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Australia: Channel Nine’s Adam Shand gets a second opinion on Global Warming

[photopress:global_warming_consensus_air_quotes.jpg,full,pp_image]
So much for the … ehm … “consensus”

Australian columnist, Andrew Bolt, links to the just-screened Channel Nine Sunday show titled Questioning Science – with narration and interviews by Adam Shand – which challenges the pseudo-scientific content and cult-like character of Global Warming alarmists.

As well as giving Green Believers like Flim-Flam Flannery ample opportunity to expose their hostility to proper scientific debate, this is a beautifully produced and entertaining episode.

From the Sunday site …

there is a school of thought that our knowledge of climate systems is as yet insufficient to be so conclusive on the causes of global warming.

Today Sunday examines the political consensus building that has portrayed global warming as the most urgent crisis humankind has ever faced.

Skeptics point to the gaps in the knowledge base and the flaws in the measurement of vital climate and weather data upon which the consensus is based.

Social researchers also highlight the dangers of conducting science as a form of religion, divided into believers and deniers.

They warn that as governments prepare to make expensive policy decisions, such as carbon emissions trading schemes, this consensus may not reflect the best science.

I also recommend browsing through some of the astute and often hilarious commenters on Andrew Bolt’s blog.

Here are three YouTubes of the “Sunday” show …

Part 1 of 3 …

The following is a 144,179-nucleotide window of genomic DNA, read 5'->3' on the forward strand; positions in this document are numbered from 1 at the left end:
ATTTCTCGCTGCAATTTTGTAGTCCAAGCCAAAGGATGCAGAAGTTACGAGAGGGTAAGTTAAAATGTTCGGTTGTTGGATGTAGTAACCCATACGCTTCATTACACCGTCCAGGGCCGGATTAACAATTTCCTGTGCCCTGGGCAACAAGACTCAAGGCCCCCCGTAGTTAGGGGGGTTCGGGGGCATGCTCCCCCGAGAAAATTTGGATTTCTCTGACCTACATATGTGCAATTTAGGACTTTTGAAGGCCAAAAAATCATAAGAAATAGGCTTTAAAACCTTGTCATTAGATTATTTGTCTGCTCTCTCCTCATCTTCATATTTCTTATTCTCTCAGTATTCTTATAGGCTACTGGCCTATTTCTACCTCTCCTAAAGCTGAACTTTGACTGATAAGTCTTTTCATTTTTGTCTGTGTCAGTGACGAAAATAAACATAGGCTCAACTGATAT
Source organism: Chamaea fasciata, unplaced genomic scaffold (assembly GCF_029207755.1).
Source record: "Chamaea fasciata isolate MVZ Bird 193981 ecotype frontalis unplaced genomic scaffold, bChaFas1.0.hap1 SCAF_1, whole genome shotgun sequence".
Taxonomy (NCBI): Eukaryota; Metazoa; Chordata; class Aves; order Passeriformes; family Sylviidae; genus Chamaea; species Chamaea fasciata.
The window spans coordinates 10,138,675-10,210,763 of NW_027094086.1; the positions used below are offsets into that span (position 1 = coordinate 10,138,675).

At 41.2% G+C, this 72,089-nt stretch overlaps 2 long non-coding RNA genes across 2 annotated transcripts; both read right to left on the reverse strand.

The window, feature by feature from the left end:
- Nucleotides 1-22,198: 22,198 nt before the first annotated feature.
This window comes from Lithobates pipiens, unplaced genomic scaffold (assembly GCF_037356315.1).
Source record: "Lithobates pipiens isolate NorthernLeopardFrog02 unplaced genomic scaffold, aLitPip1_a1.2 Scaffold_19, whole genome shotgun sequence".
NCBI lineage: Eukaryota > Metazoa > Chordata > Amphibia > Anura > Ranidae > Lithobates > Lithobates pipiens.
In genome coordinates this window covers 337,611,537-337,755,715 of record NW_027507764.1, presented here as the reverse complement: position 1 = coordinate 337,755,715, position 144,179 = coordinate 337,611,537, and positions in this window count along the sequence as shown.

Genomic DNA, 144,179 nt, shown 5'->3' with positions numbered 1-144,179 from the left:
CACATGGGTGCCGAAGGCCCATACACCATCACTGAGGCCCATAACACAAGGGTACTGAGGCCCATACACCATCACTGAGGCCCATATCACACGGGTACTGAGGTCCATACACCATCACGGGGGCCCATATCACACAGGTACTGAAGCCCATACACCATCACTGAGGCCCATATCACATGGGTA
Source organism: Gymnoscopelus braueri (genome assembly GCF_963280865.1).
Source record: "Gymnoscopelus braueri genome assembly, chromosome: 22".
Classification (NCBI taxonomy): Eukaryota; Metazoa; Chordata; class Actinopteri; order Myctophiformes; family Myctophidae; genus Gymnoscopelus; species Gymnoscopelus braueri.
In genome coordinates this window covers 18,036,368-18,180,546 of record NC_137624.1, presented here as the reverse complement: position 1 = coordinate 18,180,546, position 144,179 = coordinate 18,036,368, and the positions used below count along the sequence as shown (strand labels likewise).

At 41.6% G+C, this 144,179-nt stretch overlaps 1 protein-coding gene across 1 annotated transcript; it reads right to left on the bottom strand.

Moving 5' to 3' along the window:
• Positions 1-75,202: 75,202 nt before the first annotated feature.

[youtube=http://youtube.com/watch?v=jaD8U9iwRTU]

Part 2 of 3 …
[youtube=http://youtube.com/watch?v=321s1A3kIEQ]

Part 3 of 3 …
[youtube=http://youtube.com/watch?v=8X06cuJAZVE]

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2 Comments

  1. I watched the tree movies about Global Warming. People disagree. One expresses an opinion that the matter is complicated and it takes a university degree to understand these matters.
    I never heard mentioned in any discussion about these matters that there is only 0.3% carbon dioxide in the air; that such a small amount is not sufficient for full-fledged photosynthesis that feeds the plants of the Earth. To acquire more carbon dioxide from this meagre environment, the plants open pores at the bottom of their leaves. That way, they get more carbon dioxide, but they also lose water that evaporates through the pores. The outcome of this is that plants need more watering. Those that cannot get more watering, wilt. Hence, deserts spread. The best way to shrink deserts and make our Planet greener is to return to the atmosphere the carbon dioxide that disappeared in the catastrophe that killed the dinosaurs and the lush flora that fed them and buried them under a think layer of soil and stones. Now they are our oil and coal. If human activity is significant in changing the level of carbon dioxide in the air (and that I cannot tell with confidence), we have to make an effort to produce as much carbon dioxide as we can, by burning carbon (oil and coal), rather than curbing carbon dioxide production. Modern technology allows doing so without releasing into the atmosphere poisoning gases and suit. Improvements in this technology should be encouraged.
    Besides, carbon monoxide gas is poisonous only in close quarters. Carbon monoxide gas is not stable: the moment it comes out into fresh air, which contains about 23% oxygen, the monoxide turns into dioxide, thereby losing its toxicity.
    Let us make out Planet greener. Let us shrink deserts. Hence, let us produce as much carbon dioxide as we can. We may never reach the level of carbon dioxide plants enjoyed at the dinosaur times, but we should strive to that.

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  2. Good morning Motty.

    Thanks for your interesting notes on the beneficial effects of Carbon Dioxide on plant growth and how plants react to CO2 in the atmosphere.

    I’m interested in learning more about this.

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